10) Full Metal Jacket (1987)- This time Kubrick takes on the Vietnam War and, as usual, he delivers with something special. Taking you from the moment someone arrives at boot camp all the way into battle, the atrocities of war are evident throughout. Vincent D'Onofrio's final stand of insanity is heart stopping, and poor Matthew Modine never did anything worth watching again.

9) Monty Python and the Holy Grail (1975)- "Ni!"

8) The Shawshank Redemption (1994)- Talk about a fantastic ending. There is never a better feeling than when good overcomes evil and all in the world is put right. Probably because it never happens in real life, so when we see it in film, we eat it up like Thanksgiving dinner. If it wasn't for Forrest Gump, this movie would have won the Oscars it deserved. Don't get me wrong, I liked Forrest Gump, but only like the first 2 times I saw it. I've seen Shawshank about 8 times and I still love it.

7) One Flew Over the Cuckoo's Nest (1975)- I don't care if author Ken Kesey refused to watch this movie because it changed so much in the translation to film, I could watch this movie for him and let him know that it's fantastic. As a matter of fact, I found it to be an improvement on his book. Take that, Mr. Kesey. One Flew Over the Cuckoo's Nest became the first film since It Happened One Night in 1934 to win the big five Academy Awards (Best Screenplay, Actress, Actor, Director, and Picture). And come on, you gotta love Jack.

6) The Dark Knight (2008)- Yea I know it's still early and that in a few years I will probably drop The Dark Knight on the list, but for now I'm still crushing like a school girl on it. Like Iron Man before it, The Dark Knight proved a superhero movie doesn't always have to be thought of as a mindless action flick. I find it to be one of the best crime epic's I've seen, and I am looking forward to hearing Heath Ledger's name announced as winner of the Best Supporting Actor Academy Award on February 22nd.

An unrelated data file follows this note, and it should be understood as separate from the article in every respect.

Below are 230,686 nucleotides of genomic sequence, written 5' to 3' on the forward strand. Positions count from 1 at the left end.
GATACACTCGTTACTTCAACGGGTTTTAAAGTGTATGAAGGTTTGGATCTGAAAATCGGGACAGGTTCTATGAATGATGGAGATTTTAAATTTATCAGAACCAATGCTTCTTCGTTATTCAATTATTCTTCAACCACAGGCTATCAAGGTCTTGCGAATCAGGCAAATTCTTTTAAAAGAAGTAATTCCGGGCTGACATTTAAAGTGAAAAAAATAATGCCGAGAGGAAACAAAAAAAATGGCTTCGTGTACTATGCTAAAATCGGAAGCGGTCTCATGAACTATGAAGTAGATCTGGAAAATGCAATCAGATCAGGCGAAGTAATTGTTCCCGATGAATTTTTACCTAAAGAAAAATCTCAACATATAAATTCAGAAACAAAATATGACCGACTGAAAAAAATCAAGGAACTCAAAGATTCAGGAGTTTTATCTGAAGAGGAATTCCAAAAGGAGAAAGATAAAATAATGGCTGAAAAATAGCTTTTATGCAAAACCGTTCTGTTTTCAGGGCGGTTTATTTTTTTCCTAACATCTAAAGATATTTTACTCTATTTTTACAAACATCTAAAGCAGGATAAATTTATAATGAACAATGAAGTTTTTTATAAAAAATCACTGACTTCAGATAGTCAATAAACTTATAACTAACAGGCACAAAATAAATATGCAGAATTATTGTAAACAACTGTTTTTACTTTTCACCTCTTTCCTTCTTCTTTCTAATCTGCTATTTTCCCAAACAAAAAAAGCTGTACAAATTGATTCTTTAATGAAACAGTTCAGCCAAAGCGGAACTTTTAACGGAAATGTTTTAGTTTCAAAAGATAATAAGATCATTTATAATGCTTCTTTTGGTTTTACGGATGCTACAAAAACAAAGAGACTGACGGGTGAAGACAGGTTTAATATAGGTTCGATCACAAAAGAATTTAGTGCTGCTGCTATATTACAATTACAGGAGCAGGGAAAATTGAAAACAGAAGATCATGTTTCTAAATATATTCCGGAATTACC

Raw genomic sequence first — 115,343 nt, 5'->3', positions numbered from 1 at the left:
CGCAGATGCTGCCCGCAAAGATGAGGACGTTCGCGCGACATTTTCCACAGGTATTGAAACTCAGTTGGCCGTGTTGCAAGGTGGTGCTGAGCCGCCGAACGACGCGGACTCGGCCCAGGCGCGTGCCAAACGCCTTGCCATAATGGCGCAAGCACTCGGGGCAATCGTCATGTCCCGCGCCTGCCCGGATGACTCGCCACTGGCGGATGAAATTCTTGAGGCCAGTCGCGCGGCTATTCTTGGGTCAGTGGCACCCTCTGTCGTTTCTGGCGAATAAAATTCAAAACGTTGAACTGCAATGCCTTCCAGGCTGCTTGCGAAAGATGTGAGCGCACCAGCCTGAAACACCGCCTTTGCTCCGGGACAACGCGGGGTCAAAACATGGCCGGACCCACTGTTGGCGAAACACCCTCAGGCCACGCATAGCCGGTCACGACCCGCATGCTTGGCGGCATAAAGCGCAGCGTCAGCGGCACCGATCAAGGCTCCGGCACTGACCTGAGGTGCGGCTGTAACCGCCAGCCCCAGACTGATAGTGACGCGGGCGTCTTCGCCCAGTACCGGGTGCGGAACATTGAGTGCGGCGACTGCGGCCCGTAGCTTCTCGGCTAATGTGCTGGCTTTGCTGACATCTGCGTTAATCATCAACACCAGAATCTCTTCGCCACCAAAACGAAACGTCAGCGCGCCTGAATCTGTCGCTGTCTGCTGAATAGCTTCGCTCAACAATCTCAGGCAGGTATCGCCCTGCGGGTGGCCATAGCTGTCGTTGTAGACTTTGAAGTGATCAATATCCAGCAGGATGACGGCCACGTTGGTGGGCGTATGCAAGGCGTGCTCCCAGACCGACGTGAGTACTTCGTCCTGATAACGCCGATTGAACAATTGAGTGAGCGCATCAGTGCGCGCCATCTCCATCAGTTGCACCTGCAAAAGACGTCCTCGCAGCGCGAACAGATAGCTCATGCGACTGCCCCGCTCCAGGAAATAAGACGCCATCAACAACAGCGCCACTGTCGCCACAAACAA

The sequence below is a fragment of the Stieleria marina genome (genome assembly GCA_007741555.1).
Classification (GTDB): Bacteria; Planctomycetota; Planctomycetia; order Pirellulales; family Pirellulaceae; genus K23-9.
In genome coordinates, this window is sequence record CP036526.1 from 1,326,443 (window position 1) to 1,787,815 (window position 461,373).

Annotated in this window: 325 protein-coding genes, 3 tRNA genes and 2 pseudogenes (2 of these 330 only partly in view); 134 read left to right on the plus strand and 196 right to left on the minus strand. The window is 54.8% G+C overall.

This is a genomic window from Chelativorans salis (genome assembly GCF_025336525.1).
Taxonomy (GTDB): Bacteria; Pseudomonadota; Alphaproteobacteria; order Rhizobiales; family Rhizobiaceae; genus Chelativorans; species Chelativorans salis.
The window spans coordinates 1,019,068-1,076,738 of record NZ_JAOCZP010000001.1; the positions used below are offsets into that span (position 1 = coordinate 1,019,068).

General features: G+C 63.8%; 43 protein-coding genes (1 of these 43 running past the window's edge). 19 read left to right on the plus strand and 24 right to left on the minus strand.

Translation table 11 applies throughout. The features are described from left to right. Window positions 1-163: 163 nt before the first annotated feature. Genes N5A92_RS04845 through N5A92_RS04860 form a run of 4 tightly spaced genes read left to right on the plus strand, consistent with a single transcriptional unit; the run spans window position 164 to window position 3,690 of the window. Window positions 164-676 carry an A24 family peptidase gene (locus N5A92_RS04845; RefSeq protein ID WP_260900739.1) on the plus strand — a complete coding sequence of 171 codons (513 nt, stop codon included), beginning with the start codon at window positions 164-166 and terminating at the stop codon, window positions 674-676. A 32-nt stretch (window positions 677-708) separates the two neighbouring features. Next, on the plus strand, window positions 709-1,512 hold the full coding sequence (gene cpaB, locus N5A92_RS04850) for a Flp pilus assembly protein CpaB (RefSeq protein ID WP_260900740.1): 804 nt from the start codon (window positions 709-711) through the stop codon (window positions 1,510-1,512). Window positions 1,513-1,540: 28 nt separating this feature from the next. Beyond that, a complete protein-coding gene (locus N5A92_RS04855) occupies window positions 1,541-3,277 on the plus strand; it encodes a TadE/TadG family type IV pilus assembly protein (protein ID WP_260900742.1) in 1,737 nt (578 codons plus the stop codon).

Come back tomorrow for the SUPER RIDICULOUS CRAZY CONLUSION OF MY LIST!! Nah it won't be that crazy, but come back anyway.

Thursday, February 12, 2009

My Favorite Movies of All Time: 25-16

Hello loyal readers. I felt like posting today but I didn't feel like doing a full on review. Instead, I thought I'd have some fun and create a list of my top 25 favorite films of all time. Now this list is highly tentative and will most likely change soon. But right at this moment, as I type this, what I have now is what I truly feel. You will see a wide array of movie genres here and some of the films may surprise you. My top 5 favorite films were judged based on entertainment value, lasting power, and technical achievement. Movies 25-6 are based more on entertainment value and lasting power. I didn't judge them all based on technical stuff like directing and writing and things of that nature. So when you see that Anchorman is rated higher than Paths of Glory on my list, it is obviously because I just find Anchorman to be more enjoyable to watch. If I had based that decision on direction, obviously Stanley Kubrick would blow Adam McKay out of the water. I decided that to stretch this experience out and to keep you from having to read one super long post, I will just list numbers 25-16 today.